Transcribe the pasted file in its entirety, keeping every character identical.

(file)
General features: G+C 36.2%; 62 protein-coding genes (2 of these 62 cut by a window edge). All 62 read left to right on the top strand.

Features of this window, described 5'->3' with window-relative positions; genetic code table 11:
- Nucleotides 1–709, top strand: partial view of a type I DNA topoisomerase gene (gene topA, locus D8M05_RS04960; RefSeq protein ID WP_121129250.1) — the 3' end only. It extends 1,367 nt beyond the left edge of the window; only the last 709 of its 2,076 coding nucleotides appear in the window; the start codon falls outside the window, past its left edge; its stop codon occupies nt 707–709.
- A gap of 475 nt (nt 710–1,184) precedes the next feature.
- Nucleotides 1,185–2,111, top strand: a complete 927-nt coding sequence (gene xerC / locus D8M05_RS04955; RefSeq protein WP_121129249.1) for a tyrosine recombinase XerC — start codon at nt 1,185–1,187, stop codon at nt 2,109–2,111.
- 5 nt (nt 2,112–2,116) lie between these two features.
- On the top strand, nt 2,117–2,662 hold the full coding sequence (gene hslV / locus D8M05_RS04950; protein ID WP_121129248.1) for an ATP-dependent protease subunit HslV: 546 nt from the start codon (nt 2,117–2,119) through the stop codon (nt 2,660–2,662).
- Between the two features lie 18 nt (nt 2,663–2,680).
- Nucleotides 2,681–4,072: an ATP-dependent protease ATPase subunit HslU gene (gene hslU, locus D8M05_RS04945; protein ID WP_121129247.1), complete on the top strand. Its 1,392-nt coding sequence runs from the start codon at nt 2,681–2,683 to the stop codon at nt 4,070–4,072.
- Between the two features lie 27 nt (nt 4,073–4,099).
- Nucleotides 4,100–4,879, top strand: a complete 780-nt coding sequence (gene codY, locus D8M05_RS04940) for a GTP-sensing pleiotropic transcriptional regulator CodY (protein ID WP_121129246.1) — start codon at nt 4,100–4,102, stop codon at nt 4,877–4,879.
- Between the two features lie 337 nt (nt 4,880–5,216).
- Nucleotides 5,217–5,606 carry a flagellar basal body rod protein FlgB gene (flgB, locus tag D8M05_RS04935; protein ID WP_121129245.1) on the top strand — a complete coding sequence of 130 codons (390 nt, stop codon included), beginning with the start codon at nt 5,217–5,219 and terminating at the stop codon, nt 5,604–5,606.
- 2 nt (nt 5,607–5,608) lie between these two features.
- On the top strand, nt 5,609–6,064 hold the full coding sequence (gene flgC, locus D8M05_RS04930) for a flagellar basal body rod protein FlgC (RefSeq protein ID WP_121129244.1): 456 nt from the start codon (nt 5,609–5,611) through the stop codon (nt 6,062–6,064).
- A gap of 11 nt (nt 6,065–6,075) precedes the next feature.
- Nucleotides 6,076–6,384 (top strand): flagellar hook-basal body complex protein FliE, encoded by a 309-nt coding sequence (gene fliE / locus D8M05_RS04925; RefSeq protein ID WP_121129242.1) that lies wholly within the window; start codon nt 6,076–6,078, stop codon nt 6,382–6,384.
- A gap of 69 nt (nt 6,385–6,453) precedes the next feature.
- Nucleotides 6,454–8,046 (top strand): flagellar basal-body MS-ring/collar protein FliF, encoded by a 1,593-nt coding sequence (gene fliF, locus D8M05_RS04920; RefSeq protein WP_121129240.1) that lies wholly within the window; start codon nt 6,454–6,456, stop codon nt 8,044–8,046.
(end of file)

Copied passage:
General features: G+C 36.2%; 62 protein-coding genes (2 of these 62 cut by a window edge). All 62 read left to right on the top strand.

Features of this window, described 5'->3' with window-relative positions; genetic code table 11:
- Nucleotides 1–709, top strand: partial view of a type I DNA topoisomerase gene (gene topA, locus D8M05_RS04960; RefSeq protein ID WP_121129250.1) — the 3' end only. It extends 1,367 nt beyond the left edge of the window; only the last 709 of its 2,076 coding nucleotides appear in the window; the start codon falls outside the window, past its left edge; its stop codon occupies nt 707–709.
- A gap of 475 nt (nt 710–1,184) precedes the next feature.
- Nucleotides 1,185–2,111, top strand: a complete 927-nt coding sequence (gene xerC / locus D8M05_RS04955; RefSeq protein WP_121129249.1) for a tyrosine recombinase XerC — start codon at nt 1,185–1,187, stop codon at nt 2,109–2,111.
- 5 nt (nt 2,112–2,116) lie between these two features.
- On the top strand, nt 2,117–2,662 hold the full coding sequence (gene hslV / locus D8M05_RS04950; protein ID WP_121129248.1) for an ATP-dependent protease subunit HslV: 546 nt from the start codon (nt 2,117–2,119) through the stop codon (nt 2,660–2,662).
- Between the two features lie 18 nt (nt 2,663–2,680).
- Nucleotides 2,681–4,072: an ATP-dependent protease ATPase subunit HslU gene (gene hslU, locus D8M05_RS04945; protein ID WP_121129247.1), complete on the top strand. Its 1,392-nt coding sequence runs from the start codon at nt 2,681–2,683 to the stop codon at nt 4,070–4,072.
- Between the two features lie 27 nt (nt 4,073–4,099).
- Nucleotides 4,100–4,879, top strand: a complete 780-nt coding sequence (gene codY, locus D8M05_RS04940) for a GTP-sensing pleiotropic transcriptional regulator CodY (protein ID WP_121129246.1) — start codon at nt 4,100–4,102, stop codon at nt 4,877–4,879.
- Between the two features lie 337 nt (nt 4,880–5,216).
- Nucleotides 5,217–5,606 carry a flagellar basal body rod protein FlgB gene (flgB, locus tag D8M05_RS04935; protein ID WP_121129245.1) on the top strand — a complete coding sequence of 130 codons (390 nt, stop codon included), beginning with the start codon at nt 5,217–5,219 and terminating at the stop codon, nt 5,604–5,606.
- 2 nt (nt 5,607–5,608) lie between these two features.
- On the top strand, nt 5,609–6,064 hold the full coding sequence (gene flgC, locus D8M05_RS04930) for a flagellar basal body rod protein FlgC (RefSeq protein ID WP_121129244.1): 456 nt from the start codon (nt 5,609–5,611) through the stop codon (nt 6,062–6,064).
- A gap of 11 nt (nt 6,065–6,075) precedes the next feature.
- Nucleotides 6,076–6,384 (top strand): flagellar hook-basal body complex protein FliE, encoded by a 309-nt coding sequence (gene fliE / locus D8M05_RS04925; RefSeq protein ID WP_121129242.1) that lies wholly within the window; start codon nt 6,076–6,078, stop codon nt 6,382–6,384.
- A gap of 69 nt (nt 6,385–6,453) precedes the next feature.
- Nucleotides 6,454–8,046 (top strand): flagellar basal-body MS-ring/collar protein FliF, encoded by a 1,593-nt coding sequence (gene fliF, locus D8M05_RS04920; RefSeq protein WP_121129240.1) that lies wholly within the window; start codon nt 6,454–6,456, stop codon nt 8,044–8,046.